creation, dating it as of 1970. I believe the 'shadow banks' were creating
credit before 1970, but agree with his depiction of the dramatic expansion of
credit he shows in graphs and text related to the creation of 'asset-backed
securities' and entities such as Fannie Mae.
His fundamental point is the critical one. "Because credit growth now
drives economic growth, the flow of funds in the key to understanding
developments in the U. S. Economy." (I hate this term 'growth' - it should
be 'expansion'. His exhibit 1.9 is very important as it shows the breakdown by
owner of the debt from 2006 to 2010. He shows in Exhibit 1.7 and text another
important category - That 15 percent of all credit in the U. S. by 2007 was
held by 'the rest of the world."
Chapter 2: The Global Money Glut
In this chapter Mr. Duncan describes the world money system starting with
Bretton Woods. This system also broke down in 1971 when many central banks
began 'printing' money. The short chapter is devastating in its depiction of
massive world-wide credit creation. I am pleased to read Mr. Duncan's debunking
of the so-called 'global savings glut' one of former FED chairman Bernanke's
excuses for FED incompetence.
Chapter 3: Creditopia
In this chapter the author explains what the '$50 trillion' credit expansion
did to the U. S. economy. It ain't pretty, Magee. He focuses first on who
borrowed money. The many graphs show what happened. He writes: "Credit did
more to the U. S. economy than make it grow (sic). It also radically changed
its composition. His graphs depict the change. One shows that the manufacturing
section, which had contributed more than a quarter of all economic output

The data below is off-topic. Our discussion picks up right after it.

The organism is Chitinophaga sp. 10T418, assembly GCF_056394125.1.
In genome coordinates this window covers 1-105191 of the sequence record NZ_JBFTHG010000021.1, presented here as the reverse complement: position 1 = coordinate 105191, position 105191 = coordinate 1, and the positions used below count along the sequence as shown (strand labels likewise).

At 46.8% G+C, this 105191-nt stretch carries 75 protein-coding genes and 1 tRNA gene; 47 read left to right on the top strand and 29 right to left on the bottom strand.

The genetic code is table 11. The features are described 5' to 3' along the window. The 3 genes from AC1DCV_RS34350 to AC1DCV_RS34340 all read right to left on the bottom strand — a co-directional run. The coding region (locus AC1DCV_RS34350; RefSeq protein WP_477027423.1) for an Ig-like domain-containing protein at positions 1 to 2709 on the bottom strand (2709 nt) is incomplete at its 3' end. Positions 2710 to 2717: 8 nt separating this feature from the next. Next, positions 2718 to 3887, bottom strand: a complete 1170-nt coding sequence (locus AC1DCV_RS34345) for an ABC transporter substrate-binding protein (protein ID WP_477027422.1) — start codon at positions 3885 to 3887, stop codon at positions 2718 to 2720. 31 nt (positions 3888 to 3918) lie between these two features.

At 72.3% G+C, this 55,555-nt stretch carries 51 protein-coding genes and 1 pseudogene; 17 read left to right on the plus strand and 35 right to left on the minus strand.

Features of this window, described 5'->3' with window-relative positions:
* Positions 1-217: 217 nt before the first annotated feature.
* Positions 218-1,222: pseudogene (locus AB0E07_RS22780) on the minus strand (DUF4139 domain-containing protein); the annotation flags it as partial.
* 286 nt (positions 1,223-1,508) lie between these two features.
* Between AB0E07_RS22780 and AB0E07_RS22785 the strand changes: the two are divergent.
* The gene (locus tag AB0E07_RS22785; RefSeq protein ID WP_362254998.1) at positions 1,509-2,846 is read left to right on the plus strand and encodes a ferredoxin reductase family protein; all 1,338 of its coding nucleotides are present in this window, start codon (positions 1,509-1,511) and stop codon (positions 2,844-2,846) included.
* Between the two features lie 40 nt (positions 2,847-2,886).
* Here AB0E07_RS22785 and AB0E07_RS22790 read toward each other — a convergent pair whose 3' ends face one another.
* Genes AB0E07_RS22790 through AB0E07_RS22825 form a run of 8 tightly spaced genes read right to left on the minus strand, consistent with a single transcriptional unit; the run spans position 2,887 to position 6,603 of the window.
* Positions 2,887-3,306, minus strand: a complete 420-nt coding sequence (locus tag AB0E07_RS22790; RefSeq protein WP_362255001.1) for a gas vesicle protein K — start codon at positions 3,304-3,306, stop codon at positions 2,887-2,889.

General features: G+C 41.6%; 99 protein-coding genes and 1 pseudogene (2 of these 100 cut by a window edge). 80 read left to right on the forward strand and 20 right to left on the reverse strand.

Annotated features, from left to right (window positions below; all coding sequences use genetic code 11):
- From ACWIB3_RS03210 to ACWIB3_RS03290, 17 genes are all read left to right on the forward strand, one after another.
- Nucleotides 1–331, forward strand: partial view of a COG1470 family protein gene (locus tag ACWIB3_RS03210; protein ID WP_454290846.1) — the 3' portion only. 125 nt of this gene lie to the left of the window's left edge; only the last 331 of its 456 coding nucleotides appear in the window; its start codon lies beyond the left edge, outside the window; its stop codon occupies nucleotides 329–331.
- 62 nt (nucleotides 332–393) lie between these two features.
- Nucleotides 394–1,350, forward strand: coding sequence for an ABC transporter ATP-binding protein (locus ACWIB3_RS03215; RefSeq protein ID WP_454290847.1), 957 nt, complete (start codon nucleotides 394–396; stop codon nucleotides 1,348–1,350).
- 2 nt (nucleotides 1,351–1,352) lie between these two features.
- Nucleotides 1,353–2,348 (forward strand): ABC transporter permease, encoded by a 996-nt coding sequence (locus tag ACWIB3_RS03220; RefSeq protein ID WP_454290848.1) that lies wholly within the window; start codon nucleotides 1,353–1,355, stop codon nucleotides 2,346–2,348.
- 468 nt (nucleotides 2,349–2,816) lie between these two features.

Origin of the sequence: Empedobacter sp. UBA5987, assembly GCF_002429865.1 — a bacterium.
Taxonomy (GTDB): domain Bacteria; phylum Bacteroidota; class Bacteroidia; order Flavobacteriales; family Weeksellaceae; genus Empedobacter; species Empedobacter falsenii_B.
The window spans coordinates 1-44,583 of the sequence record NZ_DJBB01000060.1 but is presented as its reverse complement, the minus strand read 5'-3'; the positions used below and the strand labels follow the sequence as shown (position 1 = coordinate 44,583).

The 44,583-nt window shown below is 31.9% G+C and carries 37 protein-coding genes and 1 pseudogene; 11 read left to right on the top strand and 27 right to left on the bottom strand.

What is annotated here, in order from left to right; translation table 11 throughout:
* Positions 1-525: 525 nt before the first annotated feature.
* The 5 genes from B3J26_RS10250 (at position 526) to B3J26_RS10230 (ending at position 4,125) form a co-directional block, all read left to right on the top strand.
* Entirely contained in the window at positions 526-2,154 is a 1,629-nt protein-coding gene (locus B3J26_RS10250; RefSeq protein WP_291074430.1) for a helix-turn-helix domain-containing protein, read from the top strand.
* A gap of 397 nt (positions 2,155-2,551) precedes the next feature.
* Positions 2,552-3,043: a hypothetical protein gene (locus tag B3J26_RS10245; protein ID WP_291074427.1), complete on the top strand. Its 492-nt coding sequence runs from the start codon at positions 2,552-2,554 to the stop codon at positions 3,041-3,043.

during the first two decades after the war (WII), went into steep decline just
as the Bretton Woods System broke down in 1971." "Meanwhile the share
of economic output of the finance and real estate sector grew, particularly
after the credit boom of the early 1980s got underway."
Of course I dispute the basic data on 'economic output' (nominal versus real)
but deny that the financial sector contributes anything to either - it is a
parasite on the economy that extracts wealth from those who create it.
He continues, "The nature of money changed in 1968, and that change
transformed the economy. It has become increasingly difficult to distinguish
between money and credit. Moreover, the amount of credit has grown so large
relative to the amount of what was previously understood to be money, that it
has made money irrelevant."
This is only true because Mr. Duncan persists in failing to realize that credit
has always been a component of money, only varying in extent over the
centuries. Of course it is difficult to distinguish between money and credit.
Credit IS money. Now it certainly is true that the credit component of money
has expanded to unprecedented extent and relegated currency to inconsequence
and with dire results..
Chapter 4: The Quantity Theory of
Again, the author begins with a misconception. "So long as gold was money,
credit creation was limited by the supply of gold." But gold has never
been the significant component of money even though the U.S. dollar was defined